How to Break Into the Startup Industry (it's not by joining a startup) / by Nate Westheimer

I've met over 200 people hosting Ohours over the past 3 years and one of the most common 'types' of people I meet are business savvy people in one industry (not the tech industry) who want to break into the tech industry and don't know where to start. Often, these folks are in business school or working at a financial job, but they really come from all over: some are sales folks at a IT firm, some are HR people at colleges, and some are teachers or lawyers.

These folks share something in common, though: their understanding of how important new technology is in this economy has lead them to an interest in working the new tech industry themselves. They don't just see the new tech industry as a new place to look for a job, they are drawn to it because of their business savvy itself. They see the light, and they can't avoid it.

Before I go on, know that I share a deep connection with these folks. In 2005, soon after I graduated from college and took my first "crap" job in New York City, I started focusing my intellectual energy on the tech inudstry. My first job had me looking at a Bloomberg machine and watching CNBC all day and I realized that there was a tremendous amount more about new technology that I understood than the analysts and reporters that were covering this phase of the web. Knowing that I saw and understood something better than others inspired me to make my move into the tech inudstry and take advantage of this diparity/opportunity.

Now, when I left for the tech inudstry I did two thing with my career: one was right, and I would recommend others doing, and was was wrong, and I would discourage others from doing.

I would discourage people from just starting their own startup without spending any time in the tech industry at all. My first venture, VentBox, led me to many great things, but was a failure both as a startup and as a learning exercise, and when you fail without knowing what to learn from it, it's a total failure.

Anything that I learned from VentBox's next phase, BricaBox, was because I had already spent time in the industy due to my second decision. My second career move was a foundation for my success, and what I recommend for other non-coding folks who want to get into the industry.

What I did right

While I was getting interested in the tech world, I noticed that a business man I knew was running a great business but one that took little advantage of the cutting edge. His business was not in the startup world... his company sold TV and radio ads for a network of public TV and radio stations across the country. This company did also sell online ads, but only a few banner sizes and would often toss these sponsorships in to sweeten a TV or radio deal.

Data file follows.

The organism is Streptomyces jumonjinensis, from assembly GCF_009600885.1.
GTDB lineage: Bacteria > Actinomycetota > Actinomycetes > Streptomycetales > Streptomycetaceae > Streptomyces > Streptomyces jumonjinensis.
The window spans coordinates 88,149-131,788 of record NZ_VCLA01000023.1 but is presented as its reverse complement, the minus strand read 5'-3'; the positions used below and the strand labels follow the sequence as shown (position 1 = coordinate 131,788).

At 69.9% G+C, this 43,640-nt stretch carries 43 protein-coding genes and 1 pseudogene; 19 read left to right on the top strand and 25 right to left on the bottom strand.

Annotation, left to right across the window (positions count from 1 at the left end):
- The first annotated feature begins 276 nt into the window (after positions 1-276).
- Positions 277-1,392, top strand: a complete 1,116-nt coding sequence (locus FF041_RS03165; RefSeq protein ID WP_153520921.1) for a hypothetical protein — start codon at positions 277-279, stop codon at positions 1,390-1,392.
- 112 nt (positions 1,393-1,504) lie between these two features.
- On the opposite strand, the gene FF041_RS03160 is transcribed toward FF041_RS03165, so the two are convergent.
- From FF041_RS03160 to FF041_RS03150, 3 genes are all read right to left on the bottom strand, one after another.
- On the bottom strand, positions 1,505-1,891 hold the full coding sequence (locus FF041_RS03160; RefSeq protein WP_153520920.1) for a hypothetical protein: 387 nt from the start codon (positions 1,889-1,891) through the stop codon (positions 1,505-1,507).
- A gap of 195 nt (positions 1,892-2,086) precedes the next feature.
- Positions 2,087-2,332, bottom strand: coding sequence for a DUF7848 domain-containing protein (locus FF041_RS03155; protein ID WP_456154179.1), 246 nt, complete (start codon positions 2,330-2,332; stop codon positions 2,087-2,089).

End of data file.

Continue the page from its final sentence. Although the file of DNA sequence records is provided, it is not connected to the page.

I thought he could do a lot more -- and so I pitched myself, time and time again, over the course of a year, and finally he bit.

For over a year and a half, while I was trying to get BricaBox going, I'd spend half my week at then National Public Broadcasting as a "Technology Strategist." What that meant is I took time getting to know their business, and then went out and vetted new technologies and figured out what new tech was worth implementing and how it could create a return for them. 

From that position, I got to know tons of people. I remember getting to know Greg Galant when he was doing RadioTail, the folks at Brightcove when they were quite small, I got great contacts at YouTube, and saw dozens of other startups, especially in the audio and video advertising space, most in their earliest innings -- and I got to pick the winners.

You see, from that position -- in an existing company with dollars to spend and real potential to make money with new technology -- I could meet with anyone I wanted to. For startups, the potenial of a new customer is great, so they'll always take your call. For the company you're working for, having a big, existing business, is both comforting and scary, and so your work is seen as protecting the future of their business.

Needless to say, I met a ton of amazing startups, learned how to gauge their potential success as a startup and as a solution for the company I worked for. In hindsight, it was the perfect job for breaking into tech.

So my advice

As your first move, consider not starting up your own thing to taking a job in a startup itself -- there are a billion other people vying for the vew non-sales or programming jobs and once you're there you'll have limited exposure to how startups really work.

Instead, go find a big existing company that's doing just fine ignoring all the new technology that's out there. Make a case that they may be doing fine today but won't do fine 5 years from now and show them models as to why that's the case. Position yourself inside some company such that you get to meet with a ton of startup and think critically about what works in their company and with their product and what doesn't work.

Trust me, from a position like this you'll have way more exposure to the startup world than actually working in it. Afterward, you'll have a more critical eye than most of your peers and be able to pivot your career into startups and do whatever you want.